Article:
Popular ethics presents the “trolley problem” as a choice between killing one person standing next to you, versus saving them but killing five people down the road as a result. The usual answer is that you would not sacrifice the one life, even if reason says you should. It is to avoid these “agency dilemmas” that we have governments. Their job is to rationalise emotional responses, to see welfare decisions in terms of the general good. Democracy is rationalism institutionalised. 

In the case of a pandemic, we expect government soberly to measure the human risk of more virus deaths today against the certainty of enormous costs – and collateral deaths – enforced on the entire nation by prolonged lockdown. This week (29 April) cancer experts predicted 18,000 extra deaths in the UK from untreated cancers alone. This is not a novel issue. Every day of the week government uses the measure of quality adjusted life years to decide where to spend money on life-saving medicines, hospital equipment, and accident and pollution prevention. 

The welfare of the public realm, and of each citizen within it, is a giant algorithm, a seamless web. In totting up the cost of lockdown, the Chancellor Rishi Sunak is not, as his critics say, “measuring human lives against cash”. He is measuring lives today against lives tomorrow. That is his job, and the serious media’s job is to make sure he does it.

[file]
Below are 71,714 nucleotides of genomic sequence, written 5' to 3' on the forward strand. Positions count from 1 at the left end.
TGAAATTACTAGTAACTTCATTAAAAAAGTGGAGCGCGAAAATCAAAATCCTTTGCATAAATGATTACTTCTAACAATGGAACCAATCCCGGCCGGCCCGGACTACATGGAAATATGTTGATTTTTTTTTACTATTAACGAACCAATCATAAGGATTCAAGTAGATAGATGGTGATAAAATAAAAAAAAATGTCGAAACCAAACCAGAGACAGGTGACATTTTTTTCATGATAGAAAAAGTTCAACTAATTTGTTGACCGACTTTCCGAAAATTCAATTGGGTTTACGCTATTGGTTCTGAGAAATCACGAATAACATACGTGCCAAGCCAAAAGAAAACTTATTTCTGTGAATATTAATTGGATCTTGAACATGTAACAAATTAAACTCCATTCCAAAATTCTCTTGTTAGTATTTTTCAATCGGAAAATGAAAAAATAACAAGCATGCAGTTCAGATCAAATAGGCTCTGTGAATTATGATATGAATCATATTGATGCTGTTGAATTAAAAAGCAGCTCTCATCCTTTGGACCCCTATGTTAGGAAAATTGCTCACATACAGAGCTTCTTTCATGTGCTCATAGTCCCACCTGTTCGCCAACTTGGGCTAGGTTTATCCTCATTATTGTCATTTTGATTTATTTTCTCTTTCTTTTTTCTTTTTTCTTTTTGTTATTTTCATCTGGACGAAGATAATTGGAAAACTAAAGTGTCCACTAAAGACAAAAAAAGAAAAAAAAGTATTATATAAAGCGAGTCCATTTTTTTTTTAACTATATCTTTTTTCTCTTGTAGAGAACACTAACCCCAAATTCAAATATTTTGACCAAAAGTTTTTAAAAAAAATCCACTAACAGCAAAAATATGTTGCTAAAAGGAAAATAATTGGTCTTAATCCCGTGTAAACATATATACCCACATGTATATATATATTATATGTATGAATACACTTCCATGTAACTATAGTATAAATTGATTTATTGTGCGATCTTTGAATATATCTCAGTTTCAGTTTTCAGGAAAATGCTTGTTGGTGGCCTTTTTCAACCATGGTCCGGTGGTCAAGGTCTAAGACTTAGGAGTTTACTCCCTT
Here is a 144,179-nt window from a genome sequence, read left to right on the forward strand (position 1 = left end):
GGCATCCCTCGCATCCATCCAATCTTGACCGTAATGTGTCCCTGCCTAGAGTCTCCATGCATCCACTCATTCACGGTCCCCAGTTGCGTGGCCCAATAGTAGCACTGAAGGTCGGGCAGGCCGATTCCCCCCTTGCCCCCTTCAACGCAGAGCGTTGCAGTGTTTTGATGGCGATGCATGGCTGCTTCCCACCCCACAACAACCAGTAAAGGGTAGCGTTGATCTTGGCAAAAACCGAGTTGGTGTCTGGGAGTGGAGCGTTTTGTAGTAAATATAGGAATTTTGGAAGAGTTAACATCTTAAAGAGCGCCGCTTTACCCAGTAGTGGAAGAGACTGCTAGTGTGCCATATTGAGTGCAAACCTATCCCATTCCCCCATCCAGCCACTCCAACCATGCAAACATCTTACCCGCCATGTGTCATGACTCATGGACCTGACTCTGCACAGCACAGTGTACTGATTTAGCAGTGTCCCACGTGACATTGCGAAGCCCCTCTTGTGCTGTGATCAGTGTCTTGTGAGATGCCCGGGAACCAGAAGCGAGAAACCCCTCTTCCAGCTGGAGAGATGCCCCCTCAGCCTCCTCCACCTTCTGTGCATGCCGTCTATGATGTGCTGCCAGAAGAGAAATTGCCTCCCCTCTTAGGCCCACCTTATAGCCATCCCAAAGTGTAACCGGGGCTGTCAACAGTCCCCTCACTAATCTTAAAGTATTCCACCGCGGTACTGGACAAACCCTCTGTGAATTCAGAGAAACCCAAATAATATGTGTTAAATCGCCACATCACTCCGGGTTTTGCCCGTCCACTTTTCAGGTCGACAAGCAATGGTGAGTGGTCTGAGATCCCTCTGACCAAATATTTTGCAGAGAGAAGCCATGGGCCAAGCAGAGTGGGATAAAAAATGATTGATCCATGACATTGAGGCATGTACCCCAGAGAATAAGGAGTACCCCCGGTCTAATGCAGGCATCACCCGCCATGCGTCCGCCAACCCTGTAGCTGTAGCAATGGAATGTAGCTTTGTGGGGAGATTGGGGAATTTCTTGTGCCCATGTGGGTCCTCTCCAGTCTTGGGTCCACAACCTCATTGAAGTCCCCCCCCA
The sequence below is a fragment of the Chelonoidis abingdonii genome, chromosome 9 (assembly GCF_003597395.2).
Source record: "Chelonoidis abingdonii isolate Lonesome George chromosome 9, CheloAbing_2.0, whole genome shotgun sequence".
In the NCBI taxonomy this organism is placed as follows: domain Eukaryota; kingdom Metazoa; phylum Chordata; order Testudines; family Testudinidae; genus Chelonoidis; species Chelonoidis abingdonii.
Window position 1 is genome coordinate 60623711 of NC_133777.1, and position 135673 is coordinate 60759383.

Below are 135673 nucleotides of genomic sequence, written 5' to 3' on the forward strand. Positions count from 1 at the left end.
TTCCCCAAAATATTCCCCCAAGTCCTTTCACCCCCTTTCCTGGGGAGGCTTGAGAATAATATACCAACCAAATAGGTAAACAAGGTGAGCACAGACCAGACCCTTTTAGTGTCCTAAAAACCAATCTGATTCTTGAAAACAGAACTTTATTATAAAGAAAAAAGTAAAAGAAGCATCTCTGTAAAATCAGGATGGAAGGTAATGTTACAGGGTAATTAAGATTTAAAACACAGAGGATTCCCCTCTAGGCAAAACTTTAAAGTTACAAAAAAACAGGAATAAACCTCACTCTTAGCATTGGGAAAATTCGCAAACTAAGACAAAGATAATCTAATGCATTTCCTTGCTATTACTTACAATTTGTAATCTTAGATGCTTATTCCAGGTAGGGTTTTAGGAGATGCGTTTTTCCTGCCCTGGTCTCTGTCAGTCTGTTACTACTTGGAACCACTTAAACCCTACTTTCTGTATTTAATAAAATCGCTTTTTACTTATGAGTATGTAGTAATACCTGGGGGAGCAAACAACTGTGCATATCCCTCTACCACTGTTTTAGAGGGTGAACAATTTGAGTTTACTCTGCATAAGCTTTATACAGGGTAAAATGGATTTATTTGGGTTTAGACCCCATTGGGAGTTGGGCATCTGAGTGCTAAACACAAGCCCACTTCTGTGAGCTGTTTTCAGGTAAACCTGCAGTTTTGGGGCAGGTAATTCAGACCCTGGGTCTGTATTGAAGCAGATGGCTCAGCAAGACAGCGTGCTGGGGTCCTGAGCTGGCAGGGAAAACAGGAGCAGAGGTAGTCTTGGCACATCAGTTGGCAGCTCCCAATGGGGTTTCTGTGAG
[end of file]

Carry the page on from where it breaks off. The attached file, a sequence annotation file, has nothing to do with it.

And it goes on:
In the short term, in “real time”, I see no alternative vehicle for such rationalism but an independent daily press. Wise politicians rely on it. Responsible scepticism survives on it. Democracy demands it. I do not agree with Thomas Jefferson, that he would choose newspapers without government if the alternative was government without newspapers. But today’s politics of fear drives me ever closer to it.

Simon Jenkins is an author, columnist and former editor of the Times and the London Evening Standard 

This article appears in the 08 May 2020 issue of the New Statesman, Remaking Britain